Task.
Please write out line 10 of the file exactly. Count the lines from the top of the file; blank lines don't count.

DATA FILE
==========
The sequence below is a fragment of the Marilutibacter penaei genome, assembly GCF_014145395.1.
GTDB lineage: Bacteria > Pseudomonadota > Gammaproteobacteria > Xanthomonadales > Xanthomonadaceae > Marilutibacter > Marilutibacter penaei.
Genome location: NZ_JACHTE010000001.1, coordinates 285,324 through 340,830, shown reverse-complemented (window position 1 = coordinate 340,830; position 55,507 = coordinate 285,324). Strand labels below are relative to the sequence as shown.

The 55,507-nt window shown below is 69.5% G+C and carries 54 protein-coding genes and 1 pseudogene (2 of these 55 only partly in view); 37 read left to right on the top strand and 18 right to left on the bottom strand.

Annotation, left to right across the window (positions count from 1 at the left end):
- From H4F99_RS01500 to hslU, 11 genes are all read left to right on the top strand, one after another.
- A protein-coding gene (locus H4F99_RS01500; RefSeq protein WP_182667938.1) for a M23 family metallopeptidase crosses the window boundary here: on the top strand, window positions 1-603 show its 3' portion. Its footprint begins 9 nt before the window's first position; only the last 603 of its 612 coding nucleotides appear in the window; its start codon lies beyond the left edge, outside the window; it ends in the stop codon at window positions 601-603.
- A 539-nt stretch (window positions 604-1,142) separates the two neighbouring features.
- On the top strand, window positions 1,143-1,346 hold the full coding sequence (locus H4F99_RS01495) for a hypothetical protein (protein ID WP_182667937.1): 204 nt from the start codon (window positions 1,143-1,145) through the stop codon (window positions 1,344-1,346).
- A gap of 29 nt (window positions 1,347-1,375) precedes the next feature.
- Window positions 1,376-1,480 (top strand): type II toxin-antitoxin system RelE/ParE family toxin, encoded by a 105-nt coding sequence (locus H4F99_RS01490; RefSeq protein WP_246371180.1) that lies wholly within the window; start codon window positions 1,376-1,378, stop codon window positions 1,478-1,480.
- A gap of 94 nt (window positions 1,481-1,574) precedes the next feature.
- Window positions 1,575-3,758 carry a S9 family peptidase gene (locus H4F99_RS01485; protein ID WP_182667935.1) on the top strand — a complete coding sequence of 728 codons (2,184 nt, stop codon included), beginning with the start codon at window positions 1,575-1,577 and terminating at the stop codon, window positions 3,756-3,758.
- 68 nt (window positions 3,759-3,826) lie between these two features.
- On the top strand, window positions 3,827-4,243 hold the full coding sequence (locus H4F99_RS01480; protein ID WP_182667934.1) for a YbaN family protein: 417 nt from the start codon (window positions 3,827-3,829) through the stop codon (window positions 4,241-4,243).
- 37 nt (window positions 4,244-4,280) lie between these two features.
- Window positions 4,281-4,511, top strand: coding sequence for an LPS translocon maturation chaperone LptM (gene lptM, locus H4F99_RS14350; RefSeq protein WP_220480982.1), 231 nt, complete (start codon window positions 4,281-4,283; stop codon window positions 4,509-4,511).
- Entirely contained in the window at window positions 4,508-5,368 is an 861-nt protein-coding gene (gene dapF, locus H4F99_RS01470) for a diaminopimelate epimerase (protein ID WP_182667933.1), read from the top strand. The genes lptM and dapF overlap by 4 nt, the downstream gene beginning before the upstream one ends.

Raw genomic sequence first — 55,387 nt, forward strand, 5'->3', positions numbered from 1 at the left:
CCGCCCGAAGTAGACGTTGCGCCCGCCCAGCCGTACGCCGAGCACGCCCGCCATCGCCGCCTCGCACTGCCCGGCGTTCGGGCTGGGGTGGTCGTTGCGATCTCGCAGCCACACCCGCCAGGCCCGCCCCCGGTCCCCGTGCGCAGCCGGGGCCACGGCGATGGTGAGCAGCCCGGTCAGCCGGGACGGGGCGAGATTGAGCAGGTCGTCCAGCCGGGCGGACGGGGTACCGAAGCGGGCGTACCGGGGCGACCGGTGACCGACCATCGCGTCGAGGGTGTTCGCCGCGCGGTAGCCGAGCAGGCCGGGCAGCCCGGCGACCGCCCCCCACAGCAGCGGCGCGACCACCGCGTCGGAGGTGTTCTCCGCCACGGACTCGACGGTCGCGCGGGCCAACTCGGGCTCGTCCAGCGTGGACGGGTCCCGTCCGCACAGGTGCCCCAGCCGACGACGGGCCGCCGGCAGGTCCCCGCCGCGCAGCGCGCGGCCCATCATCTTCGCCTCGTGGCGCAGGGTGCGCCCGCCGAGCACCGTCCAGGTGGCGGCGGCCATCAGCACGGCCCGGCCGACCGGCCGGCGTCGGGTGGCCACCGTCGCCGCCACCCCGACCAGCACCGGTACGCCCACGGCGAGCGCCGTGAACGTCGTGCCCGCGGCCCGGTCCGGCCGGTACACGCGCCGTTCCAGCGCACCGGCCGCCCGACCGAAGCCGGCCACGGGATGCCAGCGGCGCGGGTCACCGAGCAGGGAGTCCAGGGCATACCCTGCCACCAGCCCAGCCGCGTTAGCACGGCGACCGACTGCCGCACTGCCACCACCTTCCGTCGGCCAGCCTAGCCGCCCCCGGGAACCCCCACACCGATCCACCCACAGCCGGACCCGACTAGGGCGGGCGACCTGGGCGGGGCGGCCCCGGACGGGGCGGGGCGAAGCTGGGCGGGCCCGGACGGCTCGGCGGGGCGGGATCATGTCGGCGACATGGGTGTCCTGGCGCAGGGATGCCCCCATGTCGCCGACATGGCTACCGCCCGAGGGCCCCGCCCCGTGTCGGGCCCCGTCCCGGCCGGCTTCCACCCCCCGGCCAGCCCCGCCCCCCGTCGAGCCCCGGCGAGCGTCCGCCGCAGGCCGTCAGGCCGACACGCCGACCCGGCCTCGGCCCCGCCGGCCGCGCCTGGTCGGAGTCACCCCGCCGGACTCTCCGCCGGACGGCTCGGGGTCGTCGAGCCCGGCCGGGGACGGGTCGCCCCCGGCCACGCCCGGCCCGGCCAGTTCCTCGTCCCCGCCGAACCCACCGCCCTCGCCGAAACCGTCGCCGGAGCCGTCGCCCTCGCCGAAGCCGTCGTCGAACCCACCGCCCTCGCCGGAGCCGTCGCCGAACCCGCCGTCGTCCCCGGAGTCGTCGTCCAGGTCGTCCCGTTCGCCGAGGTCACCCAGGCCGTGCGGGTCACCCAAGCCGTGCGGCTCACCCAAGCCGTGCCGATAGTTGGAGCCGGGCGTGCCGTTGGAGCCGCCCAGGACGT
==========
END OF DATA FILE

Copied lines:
- A gap of 29 nt (window positions 1,347-1,375) precedes the next feature.